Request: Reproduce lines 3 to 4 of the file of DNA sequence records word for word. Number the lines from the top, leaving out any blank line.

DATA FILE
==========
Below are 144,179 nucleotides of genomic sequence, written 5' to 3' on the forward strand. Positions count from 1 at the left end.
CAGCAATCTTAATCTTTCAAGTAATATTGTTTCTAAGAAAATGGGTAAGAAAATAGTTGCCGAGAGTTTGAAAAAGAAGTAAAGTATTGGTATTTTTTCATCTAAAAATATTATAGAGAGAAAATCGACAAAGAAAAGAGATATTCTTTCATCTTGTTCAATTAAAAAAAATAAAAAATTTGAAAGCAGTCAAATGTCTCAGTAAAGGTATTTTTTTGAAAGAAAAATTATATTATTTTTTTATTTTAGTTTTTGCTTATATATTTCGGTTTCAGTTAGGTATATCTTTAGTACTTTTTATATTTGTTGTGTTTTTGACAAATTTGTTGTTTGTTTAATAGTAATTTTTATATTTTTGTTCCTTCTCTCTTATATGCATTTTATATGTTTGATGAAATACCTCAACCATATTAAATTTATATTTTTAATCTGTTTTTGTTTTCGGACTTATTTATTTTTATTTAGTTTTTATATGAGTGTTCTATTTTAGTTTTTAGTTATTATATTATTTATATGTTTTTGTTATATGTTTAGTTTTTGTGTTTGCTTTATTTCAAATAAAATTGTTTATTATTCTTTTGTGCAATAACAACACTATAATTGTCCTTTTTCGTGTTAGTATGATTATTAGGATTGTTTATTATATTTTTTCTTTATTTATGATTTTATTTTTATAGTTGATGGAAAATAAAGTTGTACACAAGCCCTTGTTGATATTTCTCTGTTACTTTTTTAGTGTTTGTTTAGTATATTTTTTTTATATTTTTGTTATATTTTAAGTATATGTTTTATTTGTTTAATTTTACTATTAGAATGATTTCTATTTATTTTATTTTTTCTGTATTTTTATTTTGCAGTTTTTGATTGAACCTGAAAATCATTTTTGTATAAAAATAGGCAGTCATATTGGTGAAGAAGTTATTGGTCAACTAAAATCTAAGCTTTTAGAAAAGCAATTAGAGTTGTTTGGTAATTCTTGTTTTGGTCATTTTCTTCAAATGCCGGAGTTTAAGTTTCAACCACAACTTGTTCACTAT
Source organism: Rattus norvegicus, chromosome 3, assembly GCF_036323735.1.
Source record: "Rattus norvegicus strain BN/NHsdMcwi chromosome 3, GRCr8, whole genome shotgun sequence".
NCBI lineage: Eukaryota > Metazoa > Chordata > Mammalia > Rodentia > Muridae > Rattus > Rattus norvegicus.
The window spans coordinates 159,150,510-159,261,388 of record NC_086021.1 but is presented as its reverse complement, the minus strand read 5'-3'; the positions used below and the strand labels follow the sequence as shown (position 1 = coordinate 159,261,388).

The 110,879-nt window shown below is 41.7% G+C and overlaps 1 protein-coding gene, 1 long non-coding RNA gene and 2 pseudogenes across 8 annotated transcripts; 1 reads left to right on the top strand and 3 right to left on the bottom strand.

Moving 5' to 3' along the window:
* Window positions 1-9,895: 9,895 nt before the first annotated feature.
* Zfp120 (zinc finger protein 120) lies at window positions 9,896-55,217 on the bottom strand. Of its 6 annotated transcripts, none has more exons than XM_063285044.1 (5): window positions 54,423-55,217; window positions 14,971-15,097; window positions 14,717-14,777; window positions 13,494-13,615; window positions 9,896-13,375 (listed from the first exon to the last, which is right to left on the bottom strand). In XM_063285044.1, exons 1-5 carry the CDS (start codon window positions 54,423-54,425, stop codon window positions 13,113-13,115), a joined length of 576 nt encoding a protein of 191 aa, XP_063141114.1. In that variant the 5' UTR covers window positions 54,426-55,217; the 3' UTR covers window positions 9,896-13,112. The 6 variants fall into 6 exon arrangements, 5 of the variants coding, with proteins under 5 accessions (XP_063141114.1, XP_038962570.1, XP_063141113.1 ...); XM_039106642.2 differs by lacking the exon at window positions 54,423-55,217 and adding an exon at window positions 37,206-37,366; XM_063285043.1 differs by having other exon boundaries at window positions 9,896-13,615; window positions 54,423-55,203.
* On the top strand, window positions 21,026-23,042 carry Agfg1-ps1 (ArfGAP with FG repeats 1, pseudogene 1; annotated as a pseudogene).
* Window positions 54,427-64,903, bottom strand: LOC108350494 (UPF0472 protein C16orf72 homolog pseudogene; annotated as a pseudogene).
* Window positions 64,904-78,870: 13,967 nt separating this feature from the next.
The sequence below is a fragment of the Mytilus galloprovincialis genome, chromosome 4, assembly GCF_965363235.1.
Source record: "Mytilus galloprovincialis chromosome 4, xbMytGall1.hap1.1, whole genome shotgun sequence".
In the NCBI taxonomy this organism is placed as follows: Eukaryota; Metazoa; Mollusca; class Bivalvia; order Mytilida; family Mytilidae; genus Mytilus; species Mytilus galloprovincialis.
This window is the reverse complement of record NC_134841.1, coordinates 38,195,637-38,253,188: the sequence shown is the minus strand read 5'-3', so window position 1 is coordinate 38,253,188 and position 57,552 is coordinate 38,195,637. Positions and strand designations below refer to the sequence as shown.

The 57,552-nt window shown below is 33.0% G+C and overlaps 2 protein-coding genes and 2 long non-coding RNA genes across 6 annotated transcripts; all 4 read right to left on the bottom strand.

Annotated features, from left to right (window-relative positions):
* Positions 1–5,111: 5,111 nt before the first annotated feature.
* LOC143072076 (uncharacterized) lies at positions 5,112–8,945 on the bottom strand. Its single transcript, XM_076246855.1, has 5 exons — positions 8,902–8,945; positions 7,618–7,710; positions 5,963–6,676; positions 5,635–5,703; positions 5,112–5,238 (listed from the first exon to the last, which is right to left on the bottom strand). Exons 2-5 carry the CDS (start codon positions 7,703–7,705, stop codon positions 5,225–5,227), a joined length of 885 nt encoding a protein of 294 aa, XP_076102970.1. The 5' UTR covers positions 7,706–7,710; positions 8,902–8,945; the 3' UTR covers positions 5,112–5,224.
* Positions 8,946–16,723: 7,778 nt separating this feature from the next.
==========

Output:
Source organism: Rattus norvegicus, chromosome 3, assembly GCF_036323735.1.
Source record: "Rattus norvegicus strain BN/NHsdMcwi chromosome 3, GRCr8, whole genome shotgun sequence".